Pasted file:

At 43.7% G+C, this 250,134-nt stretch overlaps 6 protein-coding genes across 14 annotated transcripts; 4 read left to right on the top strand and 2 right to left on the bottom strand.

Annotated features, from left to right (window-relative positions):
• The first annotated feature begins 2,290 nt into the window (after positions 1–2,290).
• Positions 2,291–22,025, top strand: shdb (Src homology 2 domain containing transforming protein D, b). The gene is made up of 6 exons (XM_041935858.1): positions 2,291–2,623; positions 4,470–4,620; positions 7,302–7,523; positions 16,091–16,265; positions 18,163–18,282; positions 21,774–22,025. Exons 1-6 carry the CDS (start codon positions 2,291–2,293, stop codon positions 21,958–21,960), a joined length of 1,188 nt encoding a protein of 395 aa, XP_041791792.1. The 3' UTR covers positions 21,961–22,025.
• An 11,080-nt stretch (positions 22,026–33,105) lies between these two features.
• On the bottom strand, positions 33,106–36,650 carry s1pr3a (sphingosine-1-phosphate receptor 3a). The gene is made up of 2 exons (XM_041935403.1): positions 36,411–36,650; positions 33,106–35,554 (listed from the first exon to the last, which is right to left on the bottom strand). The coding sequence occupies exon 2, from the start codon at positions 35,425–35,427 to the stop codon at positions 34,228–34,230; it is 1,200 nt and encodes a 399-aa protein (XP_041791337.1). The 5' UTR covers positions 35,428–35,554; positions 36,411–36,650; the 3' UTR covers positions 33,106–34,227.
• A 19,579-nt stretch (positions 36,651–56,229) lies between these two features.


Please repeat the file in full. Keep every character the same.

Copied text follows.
At 43.7% G+C, this 250,134-nt stretch overlaps 6 protein-coding genes across 14 annotated transcripts; 4 read left to right on the top strand and 2 right to left on the bottom strand.

Annotated features, from left to right (window-relative positions):
• The first annotated feature begins 2,290 nt into the window (after positions 1–2,290).
• Positions 2,291–22,025, top strand: shdb (Src homology 2 domain containing transforming protein D, b). The gene is made up of 6 exons (XM_041935858.1): positions 2,291–2,623; positions 4,470–4,620; positions 7,302–7,523; positions 16,091–16,265; positions 18,163–18,282; positions 21,774–22,025. Exons 1-6 carry the CDS (start codon positions 2,291–2,293, stop codon positions 21,958–21,960), a joined length of 1,188 nt encoding a protein of 395 aa, XP_041791792.1. The 3' UTR covers positions 21,961–22,025.
• An 11,080-nt stretch (positions 22,026–33,105) lies between these two features.
• On the bottom strand, positions 33,106–36,650 carry s1pr3a (sphingosine-1-phosphate receptor 3a). The gene is made up of 2 exons (XM_041935403.1): positions 36,411–36,650; positions 33,106–35,554 (listed from the first exon to the last, which is right to left on the bottom strand). The coding sequence occupies exon 2, from the start codon at positions 35,425–35,427 to the stop codon at positions 34,228–34,230; it is 1,200 nt and encodes a 399-aa protein (XP_041791337.1). The 5' UTR covers positions 35,428–35,554; positions 36,411–36,650; the 3' UTR covers positions 33,106–34,227.
• A 19,579-nt stretch (positions 36,651–56,229) lies between these two features.